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Flu vaccines for all children

All two to 17-year-olds in the UK are to be offered annual flu vaccinations. The children will be immunised using a nasal spray rather than an injection, starting in 2014 at the earliest.

Children 2-17 will be offered a flu vaccination

The injectable flu vaccine will continue to be offered to the over-65s, pregnant women and those with medical conditions such as asthma.

The Joint Committe on Vaccination and Immunisation (JCVI) said the new strategy would avert a large number of flu cases among children as well as many severe cases and deaths, mostly among the elderly and others vulnerable to the infection.

Chief medical officer for England, Prof Dame Sally Davies, has said: "Even with moderate uptake of 30% it's estimated that this should result in 11,000 fewer hospitalisations and 2,000 fewer deaths each year.”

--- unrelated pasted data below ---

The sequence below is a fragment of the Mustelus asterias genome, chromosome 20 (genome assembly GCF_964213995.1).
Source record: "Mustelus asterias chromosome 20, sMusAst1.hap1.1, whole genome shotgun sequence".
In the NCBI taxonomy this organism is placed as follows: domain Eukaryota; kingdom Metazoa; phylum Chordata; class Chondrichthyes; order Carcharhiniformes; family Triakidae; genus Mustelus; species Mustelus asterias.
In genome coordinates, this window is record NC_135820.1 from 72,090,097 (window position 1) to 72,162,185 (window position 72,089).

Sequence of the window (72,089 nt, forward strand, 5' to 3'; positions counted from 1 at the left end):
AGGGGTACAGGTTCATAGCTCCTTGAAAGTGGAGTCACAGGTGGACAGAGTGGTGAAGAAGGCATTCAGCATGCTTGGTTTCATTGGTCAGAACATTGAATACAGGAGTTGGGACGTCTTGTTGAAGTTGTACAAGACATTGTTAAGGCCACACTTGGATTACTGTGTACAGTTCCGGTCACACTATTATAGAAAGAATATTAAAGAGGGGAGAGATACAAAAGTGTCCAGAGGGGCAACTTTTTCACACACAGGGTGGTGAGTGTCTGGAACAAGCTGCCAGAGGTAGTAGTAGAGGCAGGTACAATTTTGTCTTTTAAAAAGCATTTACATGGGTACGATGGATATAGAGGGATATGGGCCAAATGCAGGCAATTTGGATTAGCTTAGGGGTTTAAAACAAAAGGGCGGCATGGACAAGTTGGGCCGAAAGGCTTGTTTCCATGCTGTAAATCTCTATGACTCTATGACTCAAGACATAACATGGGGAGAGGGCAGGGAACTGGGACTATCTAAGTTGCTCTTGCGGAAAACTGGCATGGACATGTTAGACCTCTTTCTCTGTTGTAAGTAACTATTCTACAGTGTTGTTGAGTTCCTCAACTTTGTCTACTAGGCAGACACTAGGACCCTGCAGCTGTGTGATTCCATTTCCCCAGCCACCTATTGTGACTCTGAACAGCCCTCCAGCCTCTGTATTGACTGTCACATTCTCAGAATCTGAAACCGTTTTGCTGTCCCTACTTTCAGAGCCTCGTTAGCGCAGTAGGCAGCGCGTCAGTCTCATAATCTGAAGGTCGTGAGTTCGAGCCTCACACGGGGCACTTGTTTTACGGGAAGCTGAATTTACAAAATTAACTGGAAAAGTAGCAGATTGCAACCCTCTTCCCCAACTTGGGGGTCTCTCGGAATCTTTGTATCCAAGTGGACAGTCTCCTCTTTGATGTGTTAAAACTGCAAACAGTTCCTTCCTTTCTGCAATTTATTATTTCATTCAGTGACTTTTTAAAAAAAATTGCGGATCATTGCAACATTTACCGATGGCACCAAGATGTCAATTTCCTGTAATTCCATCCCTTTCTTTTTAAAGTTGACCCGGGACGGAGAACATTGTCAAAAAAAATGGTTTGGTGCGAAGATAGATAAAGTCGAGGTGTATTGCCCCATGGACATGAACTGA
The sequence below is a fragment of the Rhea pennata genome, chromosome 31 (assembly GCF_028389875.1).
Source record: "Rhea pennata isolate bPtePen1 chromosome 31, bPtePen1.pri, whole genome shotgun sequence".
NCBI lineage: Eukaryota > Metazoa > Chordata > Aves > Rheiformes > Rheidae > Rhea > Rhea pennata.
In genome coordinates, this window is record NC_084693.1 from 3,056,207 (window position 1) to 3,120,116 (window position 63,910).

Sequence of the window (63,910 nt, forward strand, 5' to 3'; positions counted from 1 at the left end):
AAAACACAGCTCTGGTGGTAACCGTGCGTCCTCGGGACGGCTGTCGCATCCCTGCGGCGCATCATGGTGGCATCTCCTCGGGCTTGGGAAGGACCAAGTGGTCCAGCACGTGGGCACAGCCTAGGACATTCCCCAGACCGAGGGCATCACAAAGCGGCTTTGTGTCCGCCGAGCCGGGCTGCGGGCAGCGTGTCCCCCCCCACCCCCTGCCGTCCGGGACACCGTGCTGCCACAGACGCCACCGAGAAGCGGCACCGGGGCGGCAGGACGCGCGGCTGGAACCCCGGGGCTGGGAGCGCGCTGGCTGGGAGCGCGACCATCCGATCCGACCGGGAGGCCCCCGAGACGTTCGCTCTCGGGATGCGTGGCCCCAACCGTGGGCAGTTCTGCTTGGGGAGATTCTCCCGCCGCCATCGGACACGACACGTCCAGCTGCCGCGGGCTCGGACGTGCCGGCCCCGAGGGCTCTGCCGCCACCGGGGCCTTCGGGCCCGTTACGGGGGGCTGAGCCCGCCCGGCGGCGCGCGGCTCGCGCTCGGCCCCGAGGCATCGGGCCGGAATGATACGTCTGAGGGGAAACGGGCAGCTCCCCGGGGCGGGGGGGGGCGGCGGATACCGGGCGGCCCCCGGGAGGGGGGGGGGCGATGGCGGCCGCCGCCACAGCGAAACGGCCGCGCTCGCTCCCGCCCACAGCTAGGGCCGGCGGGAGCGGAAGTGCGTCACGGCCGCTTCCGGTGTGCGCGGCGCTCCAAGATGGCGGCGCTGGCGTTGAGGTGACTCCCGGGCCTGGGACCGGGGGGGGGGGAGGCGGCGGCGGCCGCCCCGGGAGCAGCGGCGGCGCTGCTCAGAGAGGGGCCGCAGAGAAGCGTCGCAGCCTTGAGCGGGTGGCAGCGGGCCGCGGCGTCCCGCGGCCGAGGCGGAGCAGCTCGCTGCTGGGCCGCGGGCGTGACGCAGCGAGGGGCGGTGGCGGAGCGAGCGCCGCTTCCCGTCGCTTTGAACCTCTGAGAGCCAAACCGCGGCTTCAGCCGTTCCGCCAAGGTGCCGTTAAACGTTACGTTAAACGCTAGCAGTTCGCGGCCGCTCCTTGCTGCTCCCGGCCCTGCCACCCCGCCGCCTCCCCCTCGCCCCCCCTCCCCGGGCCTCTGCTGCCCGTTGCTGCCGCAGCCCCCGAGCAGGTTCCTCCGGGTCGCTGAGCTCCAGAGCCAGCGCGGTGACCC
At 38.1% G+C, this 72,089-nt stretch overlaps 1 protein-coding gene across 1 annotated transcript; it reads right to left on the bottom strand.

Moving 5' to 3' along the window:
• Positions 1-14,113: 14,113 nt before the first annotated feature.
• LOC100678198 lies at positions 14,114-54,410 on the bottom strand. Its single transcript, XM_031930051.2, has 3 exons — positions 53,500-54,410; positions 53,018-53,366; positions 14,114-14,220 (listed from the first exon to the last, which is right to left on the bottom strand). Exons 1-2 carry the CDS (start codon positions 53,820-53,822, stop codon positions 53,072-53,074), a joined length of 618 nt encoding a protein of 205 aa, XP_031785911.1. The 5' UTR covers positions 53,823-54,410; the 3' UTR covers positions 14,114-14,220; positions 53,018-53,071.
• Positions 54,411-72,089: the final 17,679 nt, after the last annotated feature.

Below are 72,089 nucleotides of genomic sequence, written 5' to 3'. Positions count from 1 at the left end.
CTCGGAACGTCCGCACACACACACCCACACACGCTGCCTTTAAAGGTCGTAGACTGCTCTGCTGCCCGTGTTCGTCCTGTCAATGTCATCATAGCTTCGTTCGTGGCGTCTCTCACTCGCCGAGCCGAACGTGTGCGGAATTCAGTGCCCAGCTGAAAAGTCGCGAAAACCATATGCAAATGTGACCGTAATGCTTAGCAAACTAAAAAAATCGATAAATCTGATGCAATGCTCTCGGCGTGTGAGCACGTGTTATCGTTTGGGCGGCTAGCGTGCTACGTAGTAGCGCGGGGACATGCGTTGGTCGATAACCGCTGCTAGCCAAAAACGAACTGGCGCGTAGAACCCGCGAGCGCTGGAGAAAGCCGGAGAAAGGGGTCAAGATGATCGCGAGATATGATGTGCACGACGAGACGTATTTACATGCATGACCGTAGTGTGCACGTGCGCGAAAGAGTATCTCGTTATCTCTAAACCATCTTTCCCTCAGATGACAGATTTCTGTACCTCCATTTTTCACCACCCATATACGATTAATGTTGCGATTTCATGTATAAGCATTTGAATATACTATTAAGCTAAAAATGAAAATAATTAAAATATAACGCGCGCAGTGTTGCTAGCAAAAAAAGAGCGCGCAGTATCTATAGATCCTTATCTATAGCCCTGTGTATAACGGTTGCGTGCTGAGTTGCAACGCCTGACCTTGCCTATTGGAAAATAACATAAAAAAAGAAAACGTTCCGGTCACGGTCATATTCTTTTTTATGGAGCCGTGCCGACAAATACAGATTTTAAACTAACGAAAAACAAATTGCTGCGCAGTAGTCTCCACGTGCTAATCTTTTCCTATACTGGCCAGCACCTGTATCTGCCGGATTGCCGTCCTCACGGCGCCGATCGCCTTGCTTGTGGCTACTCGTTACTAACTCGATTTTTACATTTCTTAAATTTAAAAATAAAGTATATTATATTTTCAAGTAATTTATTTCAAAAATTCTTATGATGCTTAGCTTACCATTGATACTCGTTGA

Prof Davies said most of the details of the immunisation programme had still to be worked out and the Department of Health said plans would commence in 2014 at the earliest.

Nine million children will be eligible for the nasal flu vaccine and the price tag could be more than £100m a year.
Children under nine are likely to require two doses of the vaccine spaced a few weeks apart, with older children needing one dose.

The UK is thought to be the first country in the world to offer free flu immunisation to all children. Like all other vaccines here it will not be compulsory.

All immunisation is intended to benefit the wider population as well as the individual through what is known as herd immunity. There are already examples where the benefit is largely for others.

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